(Roy Cohen, page 51)
Roy, a power-hungry politician, refuses to acknowledge his disease, which at that time would have meant acknowledging his sexual orientation and eventually dying a painful death. His struggle with his own identity almost makes readers sympathetic toward him, which Kushner uses as a strategy to reveal to what extent American society and government had marginalized homosexuality. Roy, by eventually dying of AIDS, inadvertently forges a connection to the very community he did not want to be affiliated with in life.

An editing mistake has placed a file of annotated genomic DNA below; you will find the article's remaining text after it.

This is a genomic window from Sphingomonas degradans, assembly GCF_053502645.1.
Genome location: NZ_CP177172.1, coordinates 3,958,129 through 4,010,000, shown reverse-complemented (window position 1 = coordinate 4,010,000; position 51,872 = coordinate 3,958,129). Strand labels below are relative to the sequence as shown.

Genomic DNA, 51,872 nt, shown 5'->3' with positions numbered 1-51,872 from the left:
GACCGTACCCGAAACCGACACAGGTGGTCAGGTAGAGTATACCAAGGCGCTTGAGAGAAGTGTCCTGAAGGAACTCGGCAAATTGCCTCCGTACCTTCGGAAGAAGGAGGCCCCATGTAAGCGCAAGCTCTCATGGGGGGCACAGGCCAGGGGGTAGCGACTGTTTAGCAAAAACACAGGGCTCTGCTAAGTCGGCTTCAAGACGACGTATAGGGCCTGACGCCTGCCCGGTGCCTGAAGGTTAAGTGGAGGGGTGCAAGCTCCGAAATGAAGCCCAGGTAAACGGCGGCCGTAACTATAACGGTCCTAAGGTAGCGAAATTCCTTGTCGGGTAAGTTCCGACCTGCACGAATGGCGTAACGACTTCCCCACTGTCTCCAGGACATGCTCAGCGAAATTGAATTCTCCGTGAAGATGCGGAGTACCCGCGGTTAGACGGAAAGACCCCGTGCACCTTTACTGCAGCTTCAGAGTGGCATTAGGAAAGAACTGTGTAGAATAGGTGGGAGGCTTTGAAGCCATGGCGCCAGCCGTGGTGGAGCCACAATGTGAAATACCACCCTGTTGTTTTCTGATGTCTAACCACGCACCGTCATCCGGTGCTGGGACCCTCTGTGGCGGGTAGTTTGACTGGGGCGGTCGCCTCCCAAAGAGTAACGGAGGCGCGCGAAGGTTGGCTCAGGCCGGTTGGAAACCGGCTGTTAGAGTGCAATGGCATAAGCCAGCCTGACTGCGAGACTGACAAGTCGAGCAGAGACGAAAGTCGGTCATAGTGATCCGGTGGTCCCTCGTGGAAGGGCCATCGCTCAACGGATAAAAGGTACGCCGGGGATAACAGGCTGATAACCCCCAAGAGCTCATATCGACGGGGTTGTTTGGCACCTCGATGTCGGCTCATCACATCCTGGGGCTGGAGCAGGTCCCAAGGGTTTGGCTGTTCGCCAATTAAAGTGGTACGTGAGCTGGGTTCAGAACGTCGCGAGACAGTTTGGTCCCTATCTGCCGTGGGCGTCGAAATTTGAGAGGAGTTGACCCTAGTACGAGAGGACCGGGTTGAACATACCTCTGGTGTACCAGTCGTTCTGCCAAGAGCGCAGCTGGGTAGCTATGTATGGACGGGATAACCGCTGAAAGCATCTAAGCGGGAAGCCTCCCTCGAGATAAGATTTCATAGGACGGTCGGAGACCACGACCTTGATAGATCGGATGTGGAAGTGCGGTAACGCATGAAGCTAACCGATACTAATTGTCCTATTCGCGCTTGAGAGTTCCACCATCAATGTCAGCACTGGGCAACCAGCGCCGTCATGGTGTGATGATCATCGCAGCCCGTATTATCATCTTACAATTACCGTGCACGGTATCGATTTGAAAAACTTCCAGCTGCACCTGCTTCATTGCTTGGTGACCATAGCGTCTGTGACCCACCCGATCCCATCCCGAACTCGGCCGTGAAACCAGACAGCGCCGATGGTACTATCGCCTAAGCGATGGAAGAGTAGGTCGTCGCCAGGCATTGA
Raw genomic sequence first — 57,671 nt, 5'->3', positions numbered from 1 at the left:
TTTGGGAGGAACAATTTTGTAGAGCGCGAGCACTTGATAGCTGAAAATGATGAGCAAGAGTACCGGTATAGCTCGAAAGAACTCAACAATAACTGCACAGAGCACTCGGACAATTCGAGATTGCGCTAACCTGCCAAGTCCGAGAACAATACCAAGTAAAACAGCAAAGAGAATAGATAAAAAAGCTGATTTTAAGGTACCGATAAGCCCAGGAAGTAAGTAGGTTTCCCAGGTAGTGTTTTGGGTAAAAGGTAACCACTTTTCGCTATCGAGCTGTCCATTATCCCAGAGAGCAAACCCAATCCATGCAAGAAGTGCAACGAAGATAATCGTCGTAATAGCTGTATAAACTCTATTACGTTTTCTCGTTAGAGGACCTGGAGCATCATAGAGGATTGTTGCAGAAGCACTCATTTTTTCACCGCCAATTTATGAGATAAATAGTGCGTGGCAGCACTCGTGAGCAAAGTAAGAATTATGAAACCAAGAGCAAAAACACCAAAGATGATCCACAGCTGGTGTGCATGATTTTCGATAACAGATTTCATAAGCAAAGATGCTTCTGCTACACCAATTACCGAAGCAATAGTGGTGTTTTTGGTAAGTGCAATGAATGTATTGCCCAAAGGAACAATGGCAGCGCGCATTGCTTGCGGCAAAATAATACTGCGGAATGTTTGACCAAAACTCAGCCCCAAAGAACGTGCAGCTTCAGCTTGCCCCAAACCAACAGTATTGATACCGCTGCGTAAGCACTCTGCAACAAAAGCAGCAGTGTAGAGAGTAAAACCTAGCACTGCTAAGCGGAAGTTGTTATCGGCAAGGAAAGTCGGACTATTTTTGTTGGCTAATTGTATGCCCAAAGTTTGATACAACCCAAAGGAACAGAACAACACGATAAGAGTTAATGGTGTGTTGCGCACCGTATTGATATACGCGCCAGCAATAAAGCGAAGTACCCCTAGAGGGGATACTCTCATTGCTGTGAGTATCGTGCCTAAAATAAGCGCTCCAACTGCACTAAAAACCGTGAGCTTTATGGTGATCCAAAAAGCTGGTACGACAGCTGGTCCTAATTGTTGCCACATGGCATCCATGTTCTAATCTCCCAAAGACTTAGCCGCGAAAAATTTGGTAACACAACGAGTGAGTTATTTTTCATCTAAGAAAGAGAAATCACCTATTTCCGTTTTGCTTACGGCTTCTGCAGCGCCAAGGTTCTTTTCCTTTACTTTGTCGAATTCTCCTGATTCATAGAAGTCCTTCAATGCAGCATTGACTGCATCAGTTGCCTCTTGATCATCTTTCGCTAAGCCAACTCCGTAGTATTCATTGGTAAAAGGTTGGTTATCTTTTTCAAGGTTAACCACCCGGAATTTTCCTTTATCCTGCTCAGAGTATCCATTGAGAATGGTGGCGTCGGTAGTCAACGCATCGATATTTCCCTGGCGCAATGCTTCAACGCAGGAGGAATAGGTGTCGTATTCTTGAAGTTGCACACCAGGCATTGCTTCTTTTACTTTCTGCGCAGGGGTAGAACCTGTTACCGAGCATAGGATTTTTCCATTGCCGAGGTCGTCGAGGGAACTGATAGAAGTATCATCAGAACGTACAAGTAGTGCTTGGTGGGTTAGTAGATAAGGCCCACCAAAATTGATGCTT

Kushner won the Pulitzer Prize for Drama for his two-part work. While the play is set in the 1980s, its descriptions of issues such as LGBT rights, religion, political minorities, the environment, drug use (I mean Valium is still a drug…), conservatism, and more remain directly relevant today. This is especially true in the current political and social environment, in which minority rights of all types are being recognized even as the American political environment creates and perpetuates deep divisions between various social groups. Its opening acts, where the Rabbi mourns the death of a migratory generation, is especially noteworthy in its ironic incorrectness as America remains as a nation that is driven by change and immigrants. Perhaps the play is best understood as a discussion of identity: national identity (democracy vs communism, a dichotomy that is still employed to divide American politics), sexual identity (at times in conflict with religious identity), professional identity (politician or a lawyer), and public identities that sometimes contradict what happens in private life. Most if not all of these identities and labels are social constructs, existing due to a social need to categorize and understand people with a small number of descriptors; they are perpetuated both by society and by individuals so that they may find others with similar beliefs and values. Whilst this play no doubt calls into question the debilitating and destructive ability of labels and stigma related to them, it also raises the question of how useful an ‘identity’ can be to an individual.